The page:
Who is this guy?

He is a luminary in the field of computer science. Does anybody know him?

To anecdotally attest to his popularity: back in the late 90s, I attended a sold-out presentation that he gave in NYC that was followed by a standing ovation. After his speech, I witnessed him being pursued by a pack of software engineers brandishing copies of his latest book – they followed him into the bathroom, where they demanded to get his autograph before he took care of his “business.” Maybe not on par with the rabid fans at a Justin Bieber concert, but it still ranks as the craziest thing I have personally ever seen at a software conference.

He is Ivar Jacobson, and his claim to fame is that he coined the term “Use Case.”

For anyone who works around technology products, the term Use Case flows in conversation like water off a duck’s back.

A Use Case is a simple way of documenting complex requirements as user scenarios. Use Cases unite everyone involved in the engineering process to focus on the ultimate value that the system delivers to users.

Of course, the Use Case concept sounds almost intuitive today – i.e., developers should build systems that help users achieve their goals – but in fact, the Use Case technique was a truly revolutionary method when it was first introduced (aren’t most innovations like that?) and its success was predicated on the notion that modern object-oriented development languages were finally flexible enough to support system development practices.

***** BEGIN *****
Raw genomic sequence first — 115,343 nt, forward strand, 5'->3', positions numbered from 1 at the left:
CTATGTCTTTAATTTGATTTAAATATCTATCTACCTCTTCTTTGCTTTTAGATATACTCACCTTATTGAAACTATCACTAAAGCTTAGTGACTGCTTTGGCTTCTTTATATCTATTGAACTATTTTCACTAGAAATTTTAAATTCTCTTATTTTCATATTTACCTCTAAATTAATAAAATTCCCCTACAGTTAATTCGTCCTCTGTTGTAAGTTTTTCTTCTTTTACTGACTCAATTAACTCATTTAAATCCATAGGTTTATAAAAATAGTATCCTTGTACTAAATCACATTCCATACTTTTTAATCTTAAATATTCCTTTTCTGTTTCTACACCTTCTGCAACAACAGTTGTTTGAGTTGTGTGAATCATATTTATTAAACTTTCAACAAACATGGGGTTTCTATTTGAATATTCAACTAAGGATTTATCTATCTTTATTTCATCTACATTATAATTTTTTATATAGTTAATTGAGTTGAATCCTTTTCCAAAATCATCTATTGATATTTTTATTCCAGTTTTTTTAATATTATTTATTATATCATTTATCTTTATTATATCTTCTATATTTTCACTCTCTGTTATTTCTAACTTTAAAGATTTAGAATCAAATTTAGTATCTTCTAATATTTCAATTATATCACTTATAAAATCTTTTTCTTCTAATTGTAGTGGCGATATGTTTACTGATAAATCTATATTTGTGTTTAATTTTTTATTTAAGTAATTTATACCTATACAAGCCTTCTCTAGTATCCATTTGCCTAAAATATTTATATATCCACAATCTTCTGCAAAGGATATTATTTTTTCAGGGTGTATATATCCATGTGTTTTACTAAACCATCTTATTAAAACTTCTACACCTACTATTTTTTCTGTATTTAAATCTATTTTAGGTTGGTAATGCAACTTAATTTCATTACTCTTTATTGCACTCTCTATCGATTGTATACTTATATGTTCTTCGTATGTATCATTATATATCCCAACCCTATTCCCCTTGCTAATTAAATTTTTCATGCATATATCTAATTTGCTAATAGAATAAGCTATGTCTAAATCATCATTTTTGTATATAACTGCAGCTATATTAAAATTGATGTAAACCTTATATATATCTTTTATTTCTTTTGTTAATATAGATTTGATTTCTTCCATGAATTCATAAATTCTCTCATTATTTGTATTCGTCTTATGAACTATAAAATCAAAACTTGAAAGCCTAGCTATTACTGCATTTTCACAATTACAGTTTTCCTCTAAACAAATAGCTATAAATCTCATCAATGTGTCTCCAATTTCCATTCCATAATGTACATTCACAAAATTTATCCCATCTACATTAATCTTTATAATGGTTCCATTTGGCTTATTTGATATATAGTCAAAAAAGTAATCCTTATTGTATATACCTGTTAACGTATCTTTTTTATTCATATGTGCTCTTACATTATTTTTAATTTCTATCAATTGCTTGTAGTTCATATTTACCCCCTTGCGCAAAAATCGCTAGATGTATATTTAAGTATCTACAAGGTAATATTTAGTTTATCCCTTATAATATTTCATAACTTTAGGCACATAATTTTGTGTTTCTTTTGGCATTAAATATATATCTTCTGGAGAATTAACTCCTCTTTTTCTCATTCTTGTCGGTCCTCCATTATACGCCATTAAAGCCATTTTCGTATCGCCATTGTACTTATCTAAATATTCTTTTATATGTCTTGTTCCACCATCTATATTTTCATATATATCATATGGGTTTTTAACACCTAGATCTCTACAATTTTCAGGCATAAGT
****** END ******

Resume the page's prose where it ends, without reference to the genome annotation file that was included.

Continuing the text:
With respect to enterprise video, I have been thinking about Ivar Jacobson and Use Cases quite a bit recently. Up until a couple of years ago, it seemed that all enterprise customers wanted to achieve the same two Use Cases with video: Live (All Hands) Webcasting and On Demand Employee Generated Content.

However, with the revolutionary flexibility built into Qumu’s new Pathfinder technology, the number of business video Use Cases that Qumu enables for our customers has exploded exponentially; customers now turn to Qumu because our platform is flexible enough to help them use video to enhance all of their core business processes, including customer service, finance, protocol, consumer engagement, etc.

Just think of what video platform flexibility can mean for your organization. In a future post, I’ll talk about some of the unique Use Cases we are working on at Qumu.